Microphones that include A-D converters, allowing them to be plugged directly into computers or iOS devices, are becoming increasingly popular, especially now that iPads have become powerful enough to run serious multitrack recording software. IK Multimedia have always had their fingers firmly on the iOS pulse, and their latest creation, the iRig Mic Studio, supports iPhone, iPad, iPod Touch, Android, Mac and PC and platforms.
This particular package is built around a large-diaphragm capacitor microphone with built-in 24-bit converters that support sample rates up to 48kHz. Physically, the mic looks much like any other side-address studio capacitor mic, but it’s around two thirds of the size you might expect. Both black and silver finishes are available.
The one-inch back-electret capsule has a fixed cardioid pattern, and in order to ensure maximum compatibility, the mic ships with Lightning, micro USB, OTG and USB cables that plug into the mic, though the older 30-pin cable (which I need for my iPad 3 and iPhone 4) is only available as an optional extra. Low-noise electronics ensure that hiss and distortion are kept at bay, and to keep the mic stable when working on the desktop you also get a portable table-top tripod stand. Also bundled with the mic is a suite of IK Multimedia apps, though the iRig Mic Studio also makes a very practical partner for third-party products such as Apple’s GarageBand. The mic appears as a two-channel audio interface and carries a two-channel return for feeding the on-board headphone amp.
SPLs of up to 133dB can be tolerated, so even loud electric guitars won’t intimidate it. By way of controls, there’s a preamp gain knob with multi-colour LED level metering and a separate level control for the headphones, all located on the front of the mic. The female micro-USB port in the place you’d normally expect to find an XLR socket provides the computer connection via the appropriate adaptor cable. The 3.5mm headphone socket is on the back of the mic.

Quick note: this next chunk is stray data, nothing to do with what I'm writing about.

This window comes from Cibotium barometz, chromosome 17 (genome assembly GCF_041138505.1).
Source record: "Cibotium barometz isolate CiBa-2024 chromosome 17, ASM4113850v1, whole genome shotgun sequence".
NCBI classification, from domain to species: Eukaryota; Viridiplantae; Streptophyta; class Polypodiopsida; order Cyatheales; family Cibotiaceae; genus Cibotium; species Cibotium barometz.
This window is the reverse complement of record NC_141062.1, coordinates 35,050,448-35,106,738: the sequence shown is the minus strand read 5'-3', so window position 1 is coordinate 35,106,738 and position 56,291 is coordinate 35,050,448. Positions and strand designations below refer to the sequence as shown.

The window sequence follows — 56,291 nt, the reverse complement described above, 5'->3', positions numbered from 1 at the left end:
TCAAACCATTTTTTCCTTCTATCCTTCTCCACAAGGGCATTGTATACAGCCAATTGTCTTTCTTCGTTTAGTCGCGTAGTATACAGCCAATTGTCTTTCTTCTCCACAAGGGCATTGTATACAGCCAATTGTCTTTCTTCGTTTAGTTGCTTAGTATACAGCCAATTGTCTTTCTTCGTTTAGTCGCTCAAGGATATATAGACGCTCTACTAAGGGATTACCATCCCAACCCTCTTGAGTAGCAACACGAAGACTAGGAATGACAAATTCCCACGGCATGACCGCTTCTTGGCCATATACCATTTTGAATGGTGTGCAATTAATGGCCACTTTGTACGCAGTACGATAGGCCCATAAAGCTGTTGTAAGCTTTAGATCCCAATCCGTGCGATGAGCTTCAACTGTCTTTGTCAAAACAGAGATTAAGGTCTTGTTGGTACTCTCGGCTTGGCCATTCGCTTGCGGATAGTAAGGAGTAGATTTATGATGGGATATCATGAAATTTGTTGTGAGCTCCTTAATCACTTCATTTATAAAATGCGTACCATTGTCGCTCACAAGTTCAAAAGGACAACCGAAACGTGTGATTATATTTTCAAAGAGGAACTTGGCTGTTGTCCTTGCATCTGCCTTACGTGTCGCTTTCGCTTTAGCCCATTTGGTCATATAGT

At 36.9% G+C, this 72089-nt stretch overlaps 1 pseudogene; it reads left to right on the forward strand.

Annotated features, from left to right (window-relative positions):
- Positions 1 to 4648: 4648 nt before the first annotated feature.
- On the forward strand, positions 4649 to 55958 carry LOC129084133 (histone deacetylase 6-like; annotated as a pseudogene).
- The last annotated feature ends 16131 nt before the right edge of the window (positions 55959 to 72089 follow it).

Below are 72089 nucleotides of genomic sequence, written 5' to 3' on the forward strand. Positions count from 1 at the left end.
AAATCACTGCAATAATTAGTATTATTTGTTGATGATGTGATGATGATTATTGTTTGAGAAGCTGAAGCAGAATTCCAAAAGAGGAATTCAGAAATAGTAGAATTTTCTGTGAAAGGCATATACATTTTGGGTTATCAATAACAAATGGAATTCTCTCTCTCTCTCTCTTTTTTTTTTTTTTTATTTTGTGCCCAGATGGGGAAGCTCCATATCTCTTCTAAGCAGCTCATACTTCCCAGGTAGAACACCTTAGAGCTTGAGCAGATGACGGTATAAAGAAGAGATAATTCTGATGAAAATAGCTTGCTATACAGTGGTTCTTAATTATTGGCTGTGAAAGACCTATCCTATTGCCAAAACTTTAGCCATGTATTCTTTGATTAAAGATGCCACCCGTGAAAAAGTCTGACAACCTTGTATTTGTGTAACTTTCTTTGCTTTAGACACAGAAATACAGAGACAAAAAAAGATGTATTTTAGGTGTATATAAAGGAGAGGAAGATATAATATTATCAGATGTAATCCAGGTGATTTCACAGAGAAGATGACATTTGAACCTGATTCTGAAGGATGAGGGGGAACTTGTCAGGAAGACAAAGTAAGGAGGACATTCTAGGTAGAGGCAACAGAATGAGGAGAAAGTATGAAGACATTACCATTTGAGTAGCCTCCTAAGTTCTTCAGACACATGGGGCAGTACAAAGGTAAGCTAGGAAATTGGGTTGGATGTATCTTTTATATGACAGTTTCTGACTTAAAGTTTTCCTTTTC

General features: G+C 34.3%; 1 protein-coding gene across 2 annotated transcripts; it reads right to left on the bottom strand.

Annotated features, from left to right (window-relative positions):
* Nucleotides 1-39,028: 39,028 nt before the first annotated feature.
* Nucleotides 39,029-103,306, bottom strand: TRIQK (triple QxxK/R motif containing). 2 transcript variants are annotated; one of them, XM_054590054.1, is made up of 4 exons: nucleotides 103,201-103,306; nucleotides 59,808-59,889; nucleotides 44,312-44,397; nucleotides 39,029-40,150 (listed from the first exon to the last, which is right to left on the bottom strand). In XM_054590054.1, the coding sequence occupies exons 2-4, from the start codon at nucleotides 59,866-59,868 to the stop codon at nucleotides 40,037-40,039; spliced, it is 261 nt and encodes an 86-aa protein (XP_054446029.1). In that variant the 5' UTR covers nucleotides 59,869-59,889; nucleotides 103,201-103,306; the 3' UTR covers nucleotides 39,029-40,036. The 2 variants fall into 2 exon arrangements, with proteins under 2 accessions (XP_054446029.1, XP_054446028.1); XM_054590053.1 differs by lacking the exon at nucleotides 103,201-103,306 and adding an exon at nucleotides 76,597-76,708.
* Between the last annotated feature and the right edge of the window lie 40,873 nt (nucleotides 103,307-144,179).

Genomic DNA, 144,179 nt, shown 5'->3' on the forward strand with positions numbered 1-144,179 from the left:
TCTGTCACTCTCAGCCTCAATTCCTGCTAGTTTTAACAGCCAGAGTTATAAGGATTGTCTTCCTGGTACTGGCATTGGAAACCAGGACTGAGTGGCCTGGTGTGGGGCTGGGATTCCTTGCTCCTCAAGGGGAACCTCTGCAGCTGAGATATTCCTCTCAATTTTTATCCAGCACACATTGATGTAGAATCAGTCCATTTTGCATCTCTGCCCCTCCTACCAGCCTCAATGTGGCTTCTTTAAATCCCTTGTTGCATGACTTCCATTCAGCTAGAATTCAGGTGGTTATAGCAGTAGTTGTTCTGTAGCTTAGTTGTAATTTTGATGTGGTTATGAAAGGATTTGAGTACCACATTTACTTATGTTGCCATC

The bundled software includes VocaLive, an App that offers a choice of 12 real-time vocal effects. Then there’s EZ Voice for singing along to any song in your device’s music collection, so that you can enjoy karaoke in the privacy of your own head! The iRig Recorder app works fine for basic recording such as podcasting, capturing song ideas or collecting sounds in the field. Then there’s Mic Room, a microphone-modelling app for iOS devices.
On my Mac, the mic showed up as a class-compliant device, the two mic-to-computer channels carrying the same mono signal. Speaking from around six inches from the mic gave me a very healthy recording level with the gain knob set at around its one o’clock position, with the meter LED turning mostly from blue to green, and flashing amber on the louder sections — if you get to red you’ve gone too far. There was also adequate headphone volume, but one feature missing from this mic that some of its competitors offer is a control for mixing the direct mic signal with the computer return signal in the phones mix, which is useful to allow the user to set up latency-free monitoring.
Overall the iRig Mic Studio performs well and delivers clean, clear sound. The tripod stand is adequately sturdy, and even if you don’t need all the bundled software the mic still represents good value.
£159.99 including VAT.